Rock Bottom Review
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So many authors write about the wild and crazy rock ‘n’ roll lifestyle. But in his debut novel, Rock Bottom, author and “recovering rock musician” Michael Shilling focuses on the cold, hard reality that sets in once the rock ‘n’ roll dream turns out to be more of a nightmare.

Two years ago, LA rockers Blood Orphans were The Next Big Thing. They were wild and ironic—a demented Spinal Tap—and it earned them a lucrative record deal and an opening spot on Aerosmith’s upcoming tour. But while some people saw ironic brilliance in their sick and twisted lyrics, one reviewer labeled them racists—and that was the beginning of the end.

Now, Blood Orphans have come to the close of their unsuccessful tour, and they’re about to play their last show in Amsterdam—most likely to an audience of a couple of bartenders and a few hangers-on.

Rock Bottom follows the four band members and their worn-out, coked-up manager on their last day together. Former Christian rock band lead singer Shane has been in a constant downward spiral. Soft-spoken hippie guitarist Adam is the only one with talent—but no one ever listened to him. Sex-addicted drummer Darlo has just found out that his porn-king father has been arrested. And talentless bass player Bobby’s hands have such a horrible case of eczema that he plays even worse than ever. And then there’s Joey, the perky little blonde manager who has to tell the band that they’ve been dropped from their label.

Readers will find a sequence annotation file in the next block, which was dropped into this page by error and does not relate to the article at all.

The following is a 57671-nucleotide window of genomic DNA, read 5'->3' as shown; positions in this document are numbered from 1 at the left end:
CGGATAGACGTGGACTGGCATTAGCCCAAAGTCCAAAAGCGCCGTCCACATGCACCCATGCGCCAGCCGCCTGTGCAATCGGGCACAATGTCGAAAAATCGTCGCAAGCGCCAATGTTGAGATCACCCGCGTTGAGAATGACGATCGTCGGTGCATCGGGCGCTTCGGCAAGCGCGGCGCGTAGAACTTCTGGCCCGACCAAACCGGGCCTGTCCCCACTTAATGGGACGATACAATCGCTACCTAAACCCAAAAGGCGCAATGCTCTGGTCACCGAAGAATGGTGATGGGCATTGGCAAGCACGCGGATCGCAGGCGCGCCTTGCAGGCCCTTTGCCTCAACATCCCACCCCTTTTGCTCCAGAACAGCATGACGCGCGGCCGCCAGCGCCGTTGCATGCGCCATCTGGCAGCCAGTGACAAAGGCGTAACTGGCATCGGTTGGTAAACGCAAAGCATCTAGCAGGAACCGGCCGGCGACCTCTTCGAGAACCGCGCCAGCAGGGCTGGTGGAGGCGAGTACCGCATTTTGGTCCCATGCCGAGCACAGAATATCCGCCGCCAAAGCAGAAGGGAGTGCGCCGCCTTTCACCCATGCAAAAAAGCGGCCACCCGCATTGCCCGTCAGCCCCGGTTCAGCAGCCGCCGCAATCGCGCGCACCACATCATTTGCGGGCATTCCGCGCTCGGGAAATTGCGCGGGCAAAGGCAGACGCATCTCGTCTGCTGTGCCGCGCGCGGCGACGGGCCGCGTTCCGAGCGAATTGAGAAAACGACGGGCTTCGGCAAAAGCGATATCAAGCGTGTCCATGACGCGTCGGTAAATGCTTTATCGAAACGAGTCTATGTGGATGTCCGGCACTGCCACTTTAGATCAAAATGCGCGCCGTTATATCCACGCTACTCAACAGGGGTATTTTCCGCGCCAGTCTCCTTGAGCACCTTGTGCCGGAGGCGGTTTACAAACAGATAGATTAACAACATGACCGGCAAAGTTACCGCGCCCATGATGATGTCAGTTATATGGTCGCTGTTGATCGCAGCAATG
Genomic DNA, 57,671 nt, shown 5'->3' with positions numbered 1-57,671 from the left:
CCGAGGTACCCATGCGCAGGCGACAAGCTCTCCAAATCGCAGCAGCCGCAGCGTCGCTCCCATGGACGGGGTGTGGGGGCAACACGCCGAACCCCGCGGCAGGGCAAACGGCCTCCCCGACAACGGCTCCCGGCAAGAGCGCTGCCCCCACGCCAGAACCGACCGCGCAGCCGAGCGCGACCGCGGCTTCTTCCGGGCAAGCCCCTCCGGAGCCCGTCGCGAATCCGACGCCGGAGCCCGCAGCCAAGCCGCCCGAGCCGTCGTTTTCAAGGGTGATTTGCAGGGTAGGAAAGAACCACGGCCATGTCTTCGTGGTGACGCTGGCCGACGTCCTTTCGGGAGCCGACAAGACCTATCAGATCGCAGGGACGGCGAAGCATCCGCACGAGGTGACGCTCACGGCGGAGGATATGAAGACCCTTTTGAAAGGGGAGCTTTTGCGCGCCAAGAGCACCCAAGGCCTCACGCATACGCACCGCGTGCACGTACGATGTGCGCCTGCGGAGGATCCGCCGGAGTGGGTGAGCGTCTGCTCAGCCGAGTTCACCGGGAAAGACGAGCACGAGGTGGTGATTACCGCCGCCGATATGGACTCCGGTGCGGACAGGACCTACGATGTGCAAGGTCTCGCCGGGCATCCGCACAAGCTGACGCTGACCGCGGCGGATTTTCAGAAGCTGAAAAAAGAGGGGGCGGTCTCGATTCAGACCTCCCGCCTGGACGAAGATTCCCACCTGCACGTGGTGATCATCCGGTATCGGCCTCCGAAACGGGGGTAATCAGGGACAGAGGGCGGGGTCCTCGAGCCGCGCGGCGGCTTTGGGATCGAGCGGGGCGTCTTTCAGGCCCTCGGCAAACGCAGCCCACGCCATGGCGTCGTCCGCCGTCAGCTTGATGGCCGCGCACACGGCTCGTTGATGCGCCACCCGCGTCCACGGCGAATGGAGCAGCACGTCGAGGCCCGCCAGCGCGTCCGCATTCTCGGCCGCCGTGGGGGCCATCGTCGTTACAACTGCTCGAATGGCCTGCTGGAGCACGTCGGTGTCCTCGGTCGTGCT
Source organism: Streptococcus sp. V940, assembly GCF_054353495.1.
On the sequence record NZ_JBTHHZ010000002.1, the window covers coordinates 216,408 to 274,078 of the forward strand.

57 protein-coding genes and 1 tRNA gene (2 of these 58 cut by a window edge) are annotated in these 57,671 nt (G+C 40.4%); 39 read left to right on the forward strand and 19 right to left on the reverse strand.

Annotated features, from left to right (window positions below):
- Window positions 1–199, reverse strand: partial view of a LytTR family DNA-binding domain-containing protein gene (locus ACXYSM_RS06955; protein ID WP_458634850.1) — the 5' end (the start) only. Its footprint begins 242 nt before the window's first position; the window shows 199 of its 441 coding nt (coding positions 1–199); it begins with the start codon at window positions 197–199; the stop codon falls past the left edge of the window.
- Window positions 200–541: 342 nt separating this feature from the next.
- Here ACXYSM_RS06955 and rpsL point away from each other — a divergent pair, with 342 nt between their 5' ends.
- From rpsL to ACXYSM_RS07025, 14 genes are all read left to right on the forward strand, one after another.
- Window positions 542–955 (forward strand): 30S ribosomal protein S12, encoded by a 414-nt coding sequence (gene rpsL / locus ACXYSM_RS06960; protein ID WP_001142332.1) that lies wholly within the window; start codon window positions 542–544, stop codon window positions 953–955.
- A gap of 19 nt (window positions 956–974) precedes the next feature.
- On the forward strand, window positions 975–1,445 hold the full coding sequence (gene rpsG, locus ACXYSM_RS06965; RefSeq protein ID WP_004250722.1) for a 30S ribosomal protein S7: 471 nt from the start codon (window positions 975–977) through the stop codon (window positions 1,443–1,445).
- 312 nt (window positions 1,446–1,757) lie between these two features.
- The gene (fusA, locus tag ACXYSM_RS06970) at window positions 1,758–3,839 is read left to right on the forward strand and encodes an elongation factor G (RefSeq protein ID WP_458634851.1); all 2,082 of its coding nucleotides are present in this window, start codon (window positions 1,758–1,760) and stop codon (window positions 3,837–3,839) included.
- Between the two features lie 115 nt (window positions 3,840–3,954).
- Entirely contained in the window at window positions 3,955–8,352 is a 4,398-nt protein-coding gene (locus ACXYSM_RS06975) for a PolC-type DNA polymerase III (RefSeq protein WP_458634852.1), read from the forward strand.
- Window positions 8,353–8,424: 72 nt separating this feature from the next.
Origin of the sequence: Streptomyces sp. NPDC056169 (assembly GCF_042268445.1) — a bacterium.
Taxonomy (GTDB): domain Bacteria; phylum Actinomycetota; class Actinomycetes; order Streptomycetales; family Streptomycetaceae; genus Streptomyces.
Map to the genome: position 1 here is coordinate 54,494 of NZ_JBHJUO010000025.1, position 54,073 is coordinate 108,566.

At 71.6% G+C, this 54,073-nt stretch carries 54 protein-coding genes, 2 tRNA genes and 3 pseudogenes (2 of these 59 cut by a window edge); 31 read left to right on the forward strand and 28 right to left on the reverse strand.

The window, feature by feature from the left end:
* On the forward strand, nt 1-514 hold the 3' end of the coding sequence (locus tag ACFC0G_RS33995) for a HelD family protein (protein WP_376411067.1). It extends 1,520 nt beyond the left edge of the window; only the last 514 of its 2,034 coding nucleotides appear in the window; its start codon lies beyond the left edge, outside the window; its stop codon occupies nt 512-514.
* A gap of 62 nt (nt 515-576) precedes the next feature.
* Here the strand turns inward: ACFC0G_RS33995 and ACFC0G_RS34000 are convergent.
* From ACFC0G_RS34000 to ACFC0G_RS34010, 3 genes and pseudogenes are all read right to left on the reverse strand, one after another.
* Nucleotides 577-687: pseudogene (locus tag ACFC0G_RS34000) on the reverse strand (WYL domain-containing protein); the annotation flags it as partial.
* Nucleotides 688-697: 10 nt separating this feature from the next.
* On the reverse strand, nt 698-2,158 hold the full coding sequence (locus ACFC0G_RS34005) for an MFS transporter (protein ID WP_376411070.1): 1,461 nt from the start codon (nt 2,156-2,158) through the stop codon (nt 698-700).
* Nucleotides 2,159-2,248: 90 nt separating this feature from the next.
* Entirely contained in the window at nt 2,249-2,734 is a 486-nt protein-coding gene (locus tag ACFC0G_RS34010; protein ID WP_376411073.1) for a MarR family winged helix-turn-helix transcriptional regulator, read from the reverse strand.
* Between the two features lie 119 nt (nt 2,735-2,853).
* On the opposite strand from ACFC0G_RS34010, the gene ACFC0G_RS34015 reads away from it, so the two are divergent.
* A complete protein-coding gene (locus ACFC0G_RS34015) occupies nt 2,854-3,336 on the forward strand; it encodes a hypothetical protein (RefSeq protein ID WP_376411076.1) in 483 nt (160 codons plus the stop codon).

Shilling holds nothing back in this gritty tale of desperation and discovery. He shows the other side of the rock ‘n’ roll dream: the exhaustion, the competition, the fights, the dissatisfaction, the recklessness, the consequences, and, finally, the rejection. It isn’t about the wild, alcohol-fueled parties, where the drugs are abundant and the groupies are ready and willing; it’s about the agonizing hangover and regret of the morning after.

This darkly humorous novel is both a tragedy and a comedy at the same time. Each character falls apart in his or her own way—but, fortunately, some of them manage to find themselves in the process. They’re heavily flawed and often even unlikable, but each one still has a redeeming quality or two—and, as you read, you can’t help but hope that what’s left of their good sides will win in the end.

Rock Bottom is smart, funny, and brutally honest, but it definitely isn’t for the faint of heart. It’s filled with sex, drugs, and rock ‘n’ roll—and, at times, it’s enough to turn your stomach. But, to Shilling’s credit, none of it is glamorized. It’s edgy and rough—and it’s as oddly seedy as the city where it takes place. It makes a fascinating read for the music-lover—and it should be required reading for any aspiring rock star.

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